Gawker maintains that Hulk Hogan talking about his dick a lot makes it a matter of public concern. And they are appealing the fuck out of this case just as soon as they finish shooting heroin into their eyeballs this weekend. (As of 2: 30 p.m. eastern on Saturday, Gawker had yet to post anything about the suit's conclusion. If I had just been hit with a $115 million verdict, I would at least put up a post saying BRB Getting Drunk Forever See You Monday Maybe If I'm Not Dead Of Alcohol And So Much Crying.)
Here are some other shades of gray though: the judge in HulkvsGawk, Pamela Campbell, was appointed to the bench by Jeb Bush after representing Terri Schiavo's parents in their horrifying suit against Schiavo's husband, Michael. Remember that shitshow? Remember how they invaded the hospice, a sacred place of doing Jesus's work of caring for the dying? Fuck you, Pamela Campbell, you slag.
[contextly_sidebar id="ZYTtfwxuGKEsO2J50jL91OMQJGGpCVhN"]So, that judge lady probably was not super fair in her judging against the liberal New York Values espoused by Gawker. Like when she let jurors ask whether Emma Carmichael, who was managing editor at the time and copyedited the Hulk Hogan post, if she had been fucking her bosses. (Carmichael said no.) And allowing a judgment that could actually destroy a news organization -- an entire company -- for one story about Hulk fucking Hogan of all people does not seem that solomonic and stuff. It even seems like she might have been letting some bias color her rulings, like rulings that say "super cool judgment, jury, let's definitely put people out of business for speech we don't like."
That is not good!
[contextly_sidebar id="NfB5QleUKIGEcMS67iirpdGKBRbfFgwO"]Gawker has a terrible track record of similar invasions of privacy, except even worse. Last year, polite society (like yr Wonkette) thundered and flounced when they Publication of Private Factsed a seemingly closeted publishing exec -- even as the Hogan drama was wending its way to Campbell's courtroom. Gawker founder and owner Nick Denton stepped in and pulled the piece -- an actionable invasion of privacy claim waiting to happen if I have ever seen one -- and its very young staff mutinied all over his face. Oh MAN they were so mad when the owner said "hey I am pulling this piece because it is gross and we will get the fuck sued out of us" that all the top editors resigned in the name of "journalistic autonomy" and "but it's truuuuue" and "why can't we invade private persons' privacy any more what fun is that" and Jesus, you hush now, children.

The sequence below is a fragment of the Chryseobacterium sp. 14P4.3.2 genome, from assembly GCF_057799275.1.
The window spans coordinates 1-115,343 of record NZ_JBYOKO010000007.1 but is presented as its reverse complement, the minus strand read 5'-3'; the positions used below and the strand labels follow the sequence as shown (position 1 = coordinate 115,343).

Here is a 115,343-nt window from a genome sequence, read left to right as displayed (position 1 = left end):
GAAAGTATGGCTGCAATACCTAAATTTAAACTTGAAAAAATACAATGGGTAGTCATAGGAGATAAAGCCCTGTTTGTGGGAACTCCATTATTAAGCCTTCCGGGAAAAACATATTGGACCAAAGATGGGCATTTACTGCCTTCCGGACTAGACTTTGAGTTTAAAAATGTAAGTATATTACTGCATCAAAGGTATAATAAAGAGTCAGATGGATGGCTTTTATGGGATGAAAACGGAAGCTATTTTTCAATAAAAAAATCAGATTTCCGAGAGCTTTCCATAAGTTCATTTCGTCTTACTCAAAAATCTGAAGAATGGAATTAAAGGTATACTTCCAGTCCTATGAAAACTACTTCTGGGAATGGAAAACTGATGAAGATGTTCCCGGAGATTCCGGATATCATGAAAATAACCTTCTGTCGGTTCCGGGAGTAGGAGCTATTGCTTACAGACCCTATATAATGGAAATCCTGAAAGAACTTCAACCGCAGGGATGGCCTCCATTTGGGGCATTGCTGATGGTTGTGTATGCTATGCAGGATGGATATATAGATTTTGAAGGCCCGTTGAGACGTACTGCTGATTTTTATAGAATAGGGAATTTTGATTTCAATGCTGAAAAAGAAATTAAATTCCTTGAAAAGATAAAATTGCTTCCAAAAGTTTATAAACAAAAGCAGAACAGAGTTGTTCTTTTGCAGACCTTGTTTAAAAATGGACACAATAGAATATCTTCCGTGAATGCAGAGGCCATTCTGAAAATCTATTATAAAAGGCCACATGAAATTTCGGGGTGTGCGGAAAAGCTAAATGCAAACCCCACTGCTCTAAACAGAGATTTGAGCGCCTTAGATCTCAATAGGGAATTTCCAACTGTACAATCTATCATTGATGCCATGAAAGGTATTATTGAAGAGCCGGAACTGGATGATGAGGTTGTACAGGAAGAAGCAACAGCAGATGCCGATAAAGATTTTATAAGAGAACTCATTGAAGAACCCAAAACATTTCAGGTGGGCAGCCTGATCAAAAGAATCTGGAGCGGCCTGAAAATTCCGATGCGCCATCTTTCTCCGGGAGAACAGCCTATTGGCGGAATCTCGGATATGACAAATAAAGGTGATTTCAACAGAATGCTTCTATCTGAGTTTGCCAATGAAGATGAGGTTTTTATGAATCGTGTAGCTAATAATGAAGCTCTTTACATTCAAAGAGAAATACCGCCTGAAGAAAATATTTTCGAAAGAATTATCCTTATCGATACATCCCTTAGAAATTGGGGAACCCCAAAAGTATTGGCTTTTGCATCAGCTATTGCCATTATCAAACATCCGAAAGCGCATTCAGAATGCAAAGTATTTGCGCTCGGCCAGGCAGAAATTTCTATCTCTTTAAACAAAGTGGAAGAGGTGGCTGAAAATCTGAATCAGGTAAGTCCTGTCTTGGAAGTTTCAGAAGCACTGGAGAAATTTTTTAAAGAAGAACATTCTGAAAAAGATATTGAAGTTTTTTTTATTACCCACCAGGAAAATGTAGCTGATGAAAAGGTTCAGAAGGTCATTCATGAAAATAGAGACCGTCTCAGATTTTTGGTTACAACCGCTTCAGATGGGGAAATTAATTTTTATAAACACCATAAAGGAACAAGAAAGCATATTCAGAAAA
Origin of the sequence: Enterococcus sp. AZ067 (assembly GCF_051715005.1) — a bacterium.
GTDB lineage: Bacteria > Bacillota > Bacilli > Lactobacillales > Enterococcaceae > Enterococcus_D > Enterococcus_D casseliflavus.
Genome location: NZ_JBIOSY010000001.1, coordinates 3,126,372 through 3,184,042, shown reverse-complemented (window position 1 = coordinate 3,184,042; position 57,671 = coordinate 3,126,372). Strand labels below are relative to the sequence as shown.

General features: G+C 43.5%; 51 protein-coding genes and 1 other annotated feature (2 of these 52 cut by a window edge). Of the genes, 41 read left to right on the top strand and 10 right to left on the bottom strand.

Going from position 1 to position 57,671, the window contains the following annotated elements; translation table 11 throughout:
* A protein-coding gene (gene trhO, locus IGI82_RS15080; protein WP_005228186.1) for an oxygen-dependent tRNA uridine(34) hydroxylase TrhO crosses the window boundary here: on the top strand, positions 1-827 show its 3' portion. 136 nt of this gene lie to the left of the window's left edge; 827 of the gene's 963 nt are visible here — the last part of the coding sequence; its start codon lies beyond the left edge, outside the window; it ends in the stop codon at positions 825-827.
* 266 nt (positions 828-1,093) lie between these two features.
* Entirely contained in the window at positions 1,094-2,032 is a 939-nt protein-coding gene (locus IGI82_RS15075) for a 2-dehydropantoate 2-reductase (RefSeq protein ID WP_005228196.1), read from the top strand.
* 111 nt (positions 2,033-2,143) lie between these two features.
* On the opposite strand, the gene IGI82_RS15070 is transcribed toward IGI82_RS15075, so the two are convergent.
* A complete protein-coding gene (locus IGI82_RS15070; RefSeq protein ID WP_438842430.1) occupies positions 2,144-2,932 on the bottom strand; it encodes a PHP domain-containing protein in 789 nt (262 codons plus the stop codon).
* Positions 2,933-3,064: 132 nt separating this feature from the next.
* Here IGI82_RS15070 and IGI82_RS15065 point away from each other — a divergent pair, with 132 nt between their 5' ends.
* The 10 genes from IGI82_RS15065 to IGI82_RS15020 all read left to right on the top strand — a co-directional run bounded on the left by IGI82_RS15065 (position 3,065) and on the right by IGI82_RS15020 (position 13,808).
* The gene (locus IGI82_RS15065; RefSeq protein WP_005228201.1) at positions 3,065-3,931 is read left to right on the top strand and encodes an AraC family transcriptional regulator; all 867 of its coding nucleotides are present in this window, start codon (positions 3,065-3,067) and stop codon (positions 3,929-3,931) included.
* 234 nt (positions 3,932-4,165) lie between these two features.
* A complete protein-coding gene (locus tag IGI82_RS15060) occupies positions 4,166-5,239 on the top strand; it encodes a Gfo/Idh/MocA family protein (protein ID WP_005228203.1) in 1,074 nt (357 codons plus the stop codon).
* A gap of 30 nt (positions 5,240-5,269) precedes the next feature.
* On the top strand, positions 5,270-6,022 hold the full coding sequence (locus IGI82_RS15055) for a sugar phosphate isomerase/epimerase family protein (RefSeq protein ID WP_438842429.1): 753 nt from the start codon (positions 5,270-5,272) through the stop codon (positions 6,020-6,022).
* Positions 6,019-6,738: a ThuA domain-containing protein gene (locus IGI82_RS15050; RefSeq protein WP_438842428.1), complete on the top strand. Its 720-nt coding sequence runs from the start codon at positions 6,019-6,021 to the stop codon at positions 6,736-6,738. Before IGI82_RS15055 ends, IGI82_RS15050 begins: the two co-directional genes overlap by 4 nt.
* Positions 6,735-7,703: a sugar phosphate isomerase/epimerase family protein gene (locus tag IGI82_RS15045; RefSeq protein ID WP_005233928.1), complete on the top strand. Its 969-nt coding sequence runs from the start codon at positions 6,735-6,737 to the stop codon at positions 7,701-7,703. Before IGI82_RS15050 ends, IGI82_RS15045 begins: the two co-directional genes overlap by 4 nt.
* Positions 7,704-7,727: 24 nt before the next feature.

It was not a good look on a company already facing a possibly (and now likely) ruinous invasion of privacy tort.
I have no idea if Gawker will win on appeal. For all I know, the circuit to which they're appealing consists of nine silently scowling Clarence Thomases. Or maybe "but it's true" and "he really is a public figure" and "he talks about his dick a lot" and "but it's true, again" means we can all return to our freewheeling upskirt internet ways. And then we can all post spy pictures of each other sucking dick without anyone's permission, because a revenge porn society is a polite society, if it weren't actually the opposite of that.
FURTHER READING: Here is more on Campbell's being bad at being a judge, and also on what the appeals court is likely to do, right here. The appeals court has apparently already deemed the video "newsworthy," which evokes in me a hearty raised eyebrow, and that it's protected by the First Amendment. It could be some years before the suit is fully resolved, but this is certainly excellent news for
[ NYT ]